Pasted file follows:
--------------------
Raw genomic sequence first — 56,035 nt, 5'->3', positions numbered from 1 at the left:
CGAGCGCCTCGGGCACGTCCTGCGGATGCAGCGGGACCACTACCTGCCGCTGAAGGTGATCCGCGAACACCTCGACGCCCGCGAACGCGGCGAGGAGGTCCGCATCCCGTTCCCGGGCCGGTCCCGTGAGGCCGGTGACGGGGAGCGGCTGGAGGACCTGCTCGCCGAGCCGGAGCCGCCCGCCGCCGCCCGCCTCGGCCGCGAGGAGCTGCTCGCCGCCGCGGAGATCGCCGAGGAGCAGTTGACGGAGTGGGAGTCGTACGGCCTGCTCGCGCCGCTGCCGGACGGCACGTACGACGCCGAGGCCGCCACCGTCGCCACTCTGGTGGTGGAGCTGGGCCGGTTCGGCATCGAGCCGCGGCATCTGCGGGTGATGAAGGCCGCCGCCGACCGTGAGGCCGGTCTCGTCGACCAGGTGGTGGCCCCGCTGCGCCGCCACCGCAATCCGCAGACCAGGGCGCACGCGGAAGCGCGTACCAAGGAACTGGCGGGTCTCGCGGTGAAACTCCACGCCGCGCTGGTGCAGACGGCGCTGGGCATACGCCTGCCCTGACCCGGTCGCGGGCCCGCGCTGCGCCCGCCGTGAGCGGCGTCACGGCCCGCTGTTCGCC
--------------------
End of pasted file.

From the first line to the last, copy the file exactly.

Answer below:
Raw genomic sequence first — 56,035 nt, 5'->3', positions numbered from 1 at the left:
CGAGCGCCTCGGGCACGTCCTGCGGATGCAGCGGGACCACTACCTGCCGCTGAAGGTGATCCGCGAACACCTCGACGCCCGCGAACGCGGCGAGGAGGTCCGCATCCCGTTCCCGGGCCGGTCCCGTGAGGCCGGTGACGGGGAGCGGCTGGAGGACCTGCTCGCCGAGCCGGAGCCGCCCGCCGCCGCCCGCCTCGGCCGCGAGGAGCTGCTCGCCGCCGCGGAGATCGCCGAGGAGCAGTTGACGGAGTGGGAGTCGTACGGCCTGCTCGCGCCGCTGCCGGACGGCACGTACGACGCCGAGGCCGCCACCGTCGCCACTCTGGTGGTGGAGCTGGGCCGGTTCGGCATCGAGCCGCGGCATCTGCGGGTGATGAAGGCCGCCGCCGACCGTGAGGCCGGTCTCGTCGACCAGGTGGTGGCCCCGCTGCGCCGCCACCGCAATCCGCAGACCAGGGCGCACGCGGAAGCGCGTACCAAGGAACTGGCGGGTCTCGCGGTGAAACTCCACGCCGCGCTGGTGCAGACGGCGCTGGGCATACGCCTGCCCTGACCCGGTCGCGGGCCCGCGCTGCGCCCGCCGTGAGCGGCGTCACGGCCCGCTGTTCGCC